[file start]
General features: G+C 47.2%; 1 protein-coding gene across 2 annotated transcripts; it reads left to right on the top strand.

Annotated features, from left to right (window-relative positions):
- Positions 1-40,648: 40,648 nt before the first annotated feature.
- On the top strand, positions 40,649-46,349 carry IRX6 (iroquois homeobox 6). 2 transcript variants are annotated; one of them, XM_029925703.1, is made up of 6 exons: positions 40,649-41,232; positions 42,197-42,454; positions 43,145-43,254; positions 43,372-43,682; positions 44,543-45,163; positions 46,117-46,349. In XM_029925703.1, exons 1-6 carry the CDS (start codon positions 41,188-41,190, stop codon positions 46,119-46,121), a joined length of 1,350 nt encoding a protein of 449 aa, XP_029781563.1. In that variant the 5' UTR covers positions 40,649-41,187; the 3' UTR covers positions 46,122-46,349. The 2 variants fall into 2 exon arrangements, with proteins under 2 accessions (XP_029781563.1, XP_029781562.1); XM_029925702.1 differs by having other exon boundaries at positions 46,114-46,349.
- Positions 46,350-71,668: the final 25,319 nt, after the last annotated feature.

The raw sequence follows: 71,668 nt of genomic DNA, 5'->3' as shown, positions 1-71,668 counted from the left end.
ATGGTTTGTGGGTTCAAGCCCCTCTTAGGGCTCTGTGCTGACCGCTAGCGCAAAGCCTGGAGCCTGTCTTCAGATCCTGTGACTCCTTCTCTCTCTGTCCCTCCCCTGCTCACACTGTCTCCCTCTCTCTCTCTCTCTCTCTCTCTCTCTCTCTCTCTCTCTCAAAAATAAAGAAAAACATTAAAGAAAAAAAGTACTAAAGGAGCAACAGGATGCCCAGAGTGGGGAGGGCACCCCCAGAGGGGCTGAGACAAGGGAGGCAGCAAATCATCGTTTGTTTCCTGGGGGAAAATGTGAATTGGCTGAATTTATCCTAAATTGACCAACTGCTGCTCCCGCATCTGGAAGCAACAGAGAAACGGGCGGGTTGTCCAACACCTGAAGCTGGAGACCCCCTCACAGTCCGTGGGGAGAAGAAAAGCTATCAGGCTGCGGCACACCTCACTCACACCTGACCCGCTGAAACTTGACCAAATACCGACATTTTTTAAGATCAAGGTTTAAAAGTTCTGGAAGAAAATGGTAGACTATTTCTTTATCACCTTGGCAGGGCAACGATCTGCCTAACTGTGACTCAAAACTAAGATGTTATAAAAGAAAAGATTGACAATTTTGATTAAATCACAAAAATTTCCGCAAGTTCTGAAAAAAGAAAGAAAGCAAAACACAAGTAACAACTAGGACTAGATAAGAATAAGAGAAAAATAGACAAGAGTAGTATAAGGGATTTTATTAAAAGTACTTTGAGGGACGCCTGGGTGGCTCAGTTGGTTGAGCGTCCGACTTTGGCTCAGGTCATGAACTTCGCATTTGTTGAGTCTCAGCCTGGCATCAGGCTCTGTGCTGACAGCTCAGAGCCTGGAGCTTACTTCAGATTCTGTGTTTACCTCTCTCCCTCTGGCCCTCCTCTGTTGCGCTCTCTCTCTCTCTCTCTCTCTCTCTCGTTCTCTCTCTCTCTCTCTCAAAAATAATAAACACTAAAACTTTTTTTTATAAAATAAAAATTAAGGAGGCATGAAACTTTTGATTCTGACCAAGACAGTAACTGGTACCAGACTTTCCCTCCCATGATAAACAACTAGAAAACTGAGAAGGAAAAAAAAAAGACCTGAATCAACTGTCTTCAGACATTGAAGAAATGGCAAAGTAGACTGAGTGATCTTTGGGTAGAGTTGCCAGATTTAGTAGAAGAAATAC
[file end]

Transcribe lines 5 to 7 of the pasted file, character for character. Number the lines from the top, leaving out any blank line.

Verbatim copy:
- Positions 46,350-71,668: the final 25,319 nt, after the last annotated feature.

The raw sequence follows: 71,668 nt of genomic DNA, 5'->3' as shown, positions 1-71,668 counted from the left end.
ATGGTTTGTGGGTTCAAGCCCCTCTTAGGGCTCTGTGCTGACCGCTAGCGCAAAGCCTGGAGCCTGTCTTCAGATCCTGTGACTCCTTCTCTCTCTGTCCCTCCCCTGCTCACACTGTCTCCCTCTCTCTCTCTCTCTCTCTCTCTCTCTCTCTCTCTCTCTCAAAAATAAAGAAAAACATTAAAGAAAAAAAGTACTAAAGGAGCAACAGGATGCCCAGAGTGGGGAGGGCACCCCCAGAGGGGCTGAGACAAGGGAGGCAGCAAATCATCGTTTGTTTCCTGGGGGAAAATGTGAATTGGCTGAATTTATCCTAAATTGACCAACTGCTGCTCCCGCATCTGGAAGCAACAGAGAAACGGGCGGGTTGTCCAACACCTGAAGCTGGAGACCCCCTCACAGTCCGTGGGGAGAAGAAAAGCTATCAGGCTGCGGCACACCTCACTCACACCTGACCCGCTGAAACTTGACCAAATACCGACATTTTTTAAGATCAAGGTTTAAAAGTTCTGGAAGAAAATGGTAGACTATTTCTTTATCACCTTGGCAGGGCAACGATCTGCCTAACTGTGACTCAAAACTAAGATGTTATAAAAGAAAAGATTGACAATTTTGATTAAATCACAAAAATTTCCGCAAGTTCTGAAAAAAGAAAGAAAGCAAAACACAAGTAACAACTAGGACTAGATAAGAATAAGAGAAAAATAGACAAGAGTAGTATAAGGGATTTTATTAAAAGTACTTTGAGGGACGCCTGGGTGGCTCAGTTGGTTGAGCGTCCGACTTTGGCTCAGGTCATGAACTTCGCATTTGTTGAGTCTCAGCCTGGCATCAGGCTCTGTGCTGACAGCTCAGAGCCTGGAGCTTACTTCAGATTCTGTGTTTACCTCTCTCCCTCTGGCCCTCCTCTGTTGCGCTCTCTCTCTCTCTCTCTCTCTCTCTCGTTCTCTCTCTCTCTCTCTCAAAAATAATAAACACTAAAACTTTTTTTTATAAAATAAAAATTAAGGAGGCATGAAACTTTTGATTCTGACCAAGACAGTAACTGGTACCAGACTTTCCCTCCCATGATAAACAACTAGAAAACTGAGAAGGAAAAAAAAAAGACCTGAATCAACTGTCTTCAGACATTGAAGAAATGGCAAAGTAGACTGAGTGATCTTTGGGTAGAGTTGCCAGATTTAGTAGAAGAAATAC